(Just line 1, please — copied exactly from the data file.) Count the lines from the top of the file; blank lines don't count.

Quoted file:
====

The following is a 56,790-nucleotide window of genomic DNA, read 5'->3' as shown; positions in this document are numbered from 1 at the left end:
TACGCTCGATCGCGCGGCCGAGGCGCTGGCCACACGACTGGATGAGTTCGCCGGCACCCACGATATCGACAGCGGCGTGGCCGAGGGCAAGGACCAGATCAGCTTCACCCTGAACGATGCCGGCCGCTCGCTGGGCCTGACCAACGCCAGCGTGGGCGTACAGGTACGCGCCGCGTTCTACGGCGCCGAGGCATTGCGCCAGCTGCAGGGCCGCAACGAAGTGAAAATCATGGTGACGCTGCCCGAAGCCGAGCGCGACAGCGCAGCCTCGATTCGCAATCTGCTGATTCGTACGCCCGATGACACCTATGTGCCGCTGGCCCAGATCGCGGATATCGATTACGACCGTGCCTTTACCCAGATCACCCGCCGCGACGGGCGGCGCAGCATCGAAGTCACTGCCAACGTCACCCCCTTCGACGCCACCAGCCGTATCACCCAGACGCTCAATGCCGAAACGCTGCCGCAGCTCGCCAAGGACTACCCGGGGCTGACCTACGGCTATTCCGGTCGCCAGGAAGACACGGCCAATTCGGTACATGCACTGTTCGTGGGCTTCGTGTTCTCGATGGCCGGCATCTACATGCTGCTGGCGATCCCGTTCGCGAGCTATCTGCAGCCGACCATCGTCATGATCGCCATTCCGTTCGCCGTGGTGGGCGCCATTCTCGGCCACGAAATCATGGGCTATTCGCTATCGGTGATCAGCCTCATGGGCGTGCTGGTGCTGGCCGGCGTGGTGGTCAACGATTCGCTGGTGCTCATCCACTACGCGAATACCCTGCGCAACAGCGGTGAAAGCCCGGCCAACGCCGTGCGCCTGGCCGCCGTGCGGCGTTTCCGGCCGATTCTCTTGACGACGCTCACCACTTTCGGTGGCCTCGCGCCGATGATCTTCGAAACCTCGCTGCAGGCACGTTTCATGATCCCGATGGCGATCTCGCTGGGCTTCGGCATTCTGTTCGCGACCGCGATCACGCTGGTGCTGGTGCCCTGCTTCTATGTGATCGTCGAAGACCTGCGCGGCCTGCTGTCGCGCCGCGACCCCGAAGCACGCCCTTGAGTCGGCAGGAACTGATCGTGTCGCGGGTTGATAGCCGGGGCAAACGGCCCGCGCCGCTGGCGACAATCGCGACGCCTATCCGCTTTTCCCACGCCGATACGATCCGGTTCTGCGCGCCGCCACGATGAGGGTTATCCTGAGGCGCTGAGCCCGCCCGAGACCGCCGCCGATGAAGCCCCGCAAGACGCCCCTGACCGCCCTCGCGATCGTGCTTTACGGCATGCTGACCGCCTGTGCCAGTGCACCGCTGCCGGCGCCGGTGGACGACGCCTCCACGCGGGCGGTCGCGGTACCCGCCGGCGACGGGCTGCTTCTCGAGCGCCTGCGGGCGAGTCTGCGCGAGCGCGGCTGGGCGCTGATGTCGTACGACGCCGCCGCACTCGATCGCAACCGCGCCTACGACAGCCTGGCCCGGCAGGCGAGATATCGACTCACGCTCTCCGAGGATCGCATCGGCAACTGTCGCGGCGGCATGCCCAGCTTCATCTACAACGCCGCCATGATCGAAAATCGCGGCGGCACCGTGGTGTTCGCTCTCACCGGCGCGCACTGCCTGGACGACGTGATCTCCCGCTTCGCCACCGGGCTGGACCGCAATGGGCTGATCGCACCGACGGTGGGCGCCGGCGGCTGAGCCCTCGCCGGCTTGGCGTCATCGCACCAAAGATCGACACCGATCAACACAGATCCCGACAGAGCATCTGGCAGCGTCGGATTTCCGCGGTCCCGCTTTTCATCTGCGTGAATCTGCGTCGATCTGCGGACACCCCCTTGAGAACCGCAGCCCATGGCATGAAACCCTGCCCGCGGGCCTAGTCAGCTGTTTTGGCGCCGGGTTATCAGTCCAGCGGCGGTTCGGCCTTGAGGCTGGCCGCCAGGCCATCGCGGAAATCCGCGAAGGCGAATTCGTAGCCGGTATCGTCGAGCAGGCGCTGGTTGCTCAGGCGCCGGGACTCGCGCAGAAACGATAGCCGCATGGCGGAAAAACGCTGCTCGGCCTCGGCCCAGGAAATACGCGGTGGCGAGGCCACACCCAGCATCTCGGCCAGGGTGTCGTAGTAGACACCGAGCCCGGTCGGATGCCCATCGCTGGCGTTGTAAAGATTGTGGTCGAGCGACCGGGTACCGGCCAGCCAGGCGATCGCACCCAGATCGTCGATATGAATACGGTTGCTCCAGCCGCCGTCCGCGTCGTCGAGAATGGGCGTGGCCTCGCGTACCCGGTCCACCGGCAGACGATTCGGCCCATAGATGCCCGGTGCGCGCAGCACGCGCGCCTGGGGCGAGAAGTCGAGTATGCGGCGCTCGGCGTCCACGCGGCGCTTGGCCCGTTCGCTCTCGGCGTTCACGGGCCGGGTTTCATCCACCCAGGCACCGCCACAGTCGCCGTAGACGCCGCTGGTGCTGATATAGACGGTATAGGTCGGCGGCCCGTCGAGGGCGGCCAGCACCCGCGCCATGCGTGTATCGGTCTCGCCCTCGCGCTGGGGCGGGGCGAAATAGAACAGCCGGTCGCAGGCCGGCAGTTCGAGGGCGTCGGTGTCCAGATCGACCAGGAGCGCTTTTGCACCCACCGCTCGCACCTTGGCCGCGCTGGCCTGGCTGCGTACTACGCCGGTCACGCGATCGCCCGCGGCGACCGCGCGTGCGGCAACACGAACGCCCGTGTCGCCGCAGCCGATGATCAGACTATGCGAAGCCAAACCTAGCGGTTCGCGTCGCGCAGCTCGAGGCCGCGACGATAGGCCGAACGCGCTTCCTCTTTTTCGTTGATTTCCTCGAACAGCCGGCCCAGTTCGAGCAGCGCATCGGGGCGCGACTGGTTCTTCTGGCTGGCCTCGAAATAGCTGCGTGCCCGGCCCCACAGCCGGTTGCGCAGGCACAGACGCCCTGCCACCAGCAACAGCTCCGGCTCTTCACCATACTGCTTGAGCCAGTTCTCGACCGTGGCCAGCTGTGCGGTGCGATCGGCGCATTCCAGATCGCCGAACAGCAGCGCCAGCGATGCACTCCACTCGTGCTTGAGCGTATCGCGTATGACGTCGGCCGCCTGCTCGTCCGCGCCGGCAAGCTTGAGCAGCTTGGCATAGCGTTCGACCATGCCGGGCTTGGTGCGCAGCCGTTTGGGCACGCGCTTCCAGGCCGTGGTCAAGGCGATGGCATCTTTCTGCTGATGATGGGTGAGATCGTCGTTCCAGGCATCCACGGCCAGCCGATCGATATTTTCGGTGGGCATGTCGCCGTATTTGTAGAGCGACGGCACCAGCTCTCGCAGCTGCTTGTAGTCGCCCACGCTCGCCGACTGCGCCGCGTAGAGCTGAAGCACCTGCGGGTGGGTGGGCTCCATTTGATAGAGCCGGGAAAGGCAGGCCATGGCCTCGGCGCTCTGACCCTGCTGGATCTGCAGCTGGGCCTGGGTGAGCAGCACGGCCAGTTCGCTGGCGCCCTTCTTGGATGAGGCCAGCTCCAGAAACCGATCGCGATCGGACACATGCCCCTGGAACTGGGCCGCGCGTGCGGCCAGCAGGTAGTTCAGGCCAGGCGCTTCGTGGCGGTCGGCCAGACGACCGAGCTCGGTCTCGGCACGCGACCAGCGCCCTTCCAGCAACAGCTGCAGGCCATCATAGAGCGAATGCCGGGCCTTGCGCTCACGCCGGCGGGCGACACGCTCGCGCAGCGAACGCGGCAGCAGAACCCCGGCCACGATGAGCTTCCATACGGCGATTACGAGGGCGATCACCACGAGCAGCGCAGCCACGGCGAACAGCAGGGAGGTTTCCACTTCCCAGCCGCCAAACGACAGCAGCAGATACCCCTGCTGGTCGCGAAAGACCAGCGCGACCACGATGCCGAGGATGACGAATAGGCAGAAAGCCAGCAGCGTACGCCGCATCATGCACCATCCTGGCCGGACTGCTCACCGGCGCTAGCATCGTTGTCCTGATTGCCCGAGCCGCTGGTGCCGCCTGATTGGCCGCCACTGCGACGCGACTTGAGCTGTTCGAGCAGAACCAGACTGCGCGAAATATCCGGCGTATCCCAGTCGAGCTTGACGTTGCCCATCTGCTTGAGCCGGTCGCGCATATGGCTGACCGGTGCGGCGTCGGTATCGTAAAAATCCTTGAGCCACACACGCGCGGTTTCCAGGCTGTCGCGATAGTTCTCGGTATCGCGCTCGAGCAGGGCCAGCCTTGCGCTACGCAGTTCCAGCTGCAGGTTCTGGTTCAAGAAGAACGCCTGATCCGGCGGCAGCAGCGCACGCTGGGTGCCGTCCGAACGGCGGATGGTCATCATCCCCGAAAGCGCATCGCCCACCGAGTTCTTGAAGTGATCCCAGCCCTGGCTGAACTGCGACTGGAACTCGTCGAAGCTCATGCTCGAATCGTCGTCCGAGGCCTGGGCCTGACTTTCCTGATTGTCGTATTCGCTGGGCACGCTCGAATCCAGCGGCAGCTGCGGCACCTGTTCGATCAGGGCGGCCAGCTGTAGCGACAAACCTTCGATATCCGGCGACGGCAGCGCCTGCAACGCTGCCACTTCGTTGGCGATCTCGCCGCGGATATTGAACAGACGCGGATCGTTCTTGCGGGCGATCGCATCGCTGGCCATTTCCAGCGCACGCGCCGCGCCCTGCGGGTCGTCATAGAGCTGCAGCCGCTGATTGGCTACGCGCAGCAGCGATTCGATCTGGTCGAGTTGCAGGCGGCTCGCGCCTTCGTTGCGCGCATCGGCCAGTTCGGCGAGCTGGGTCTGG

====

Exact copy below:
The following is a 56,790-nucleotide window of genomic DNA, read 5'->3' as shown; positions in this document are numbered from 1 at the left end: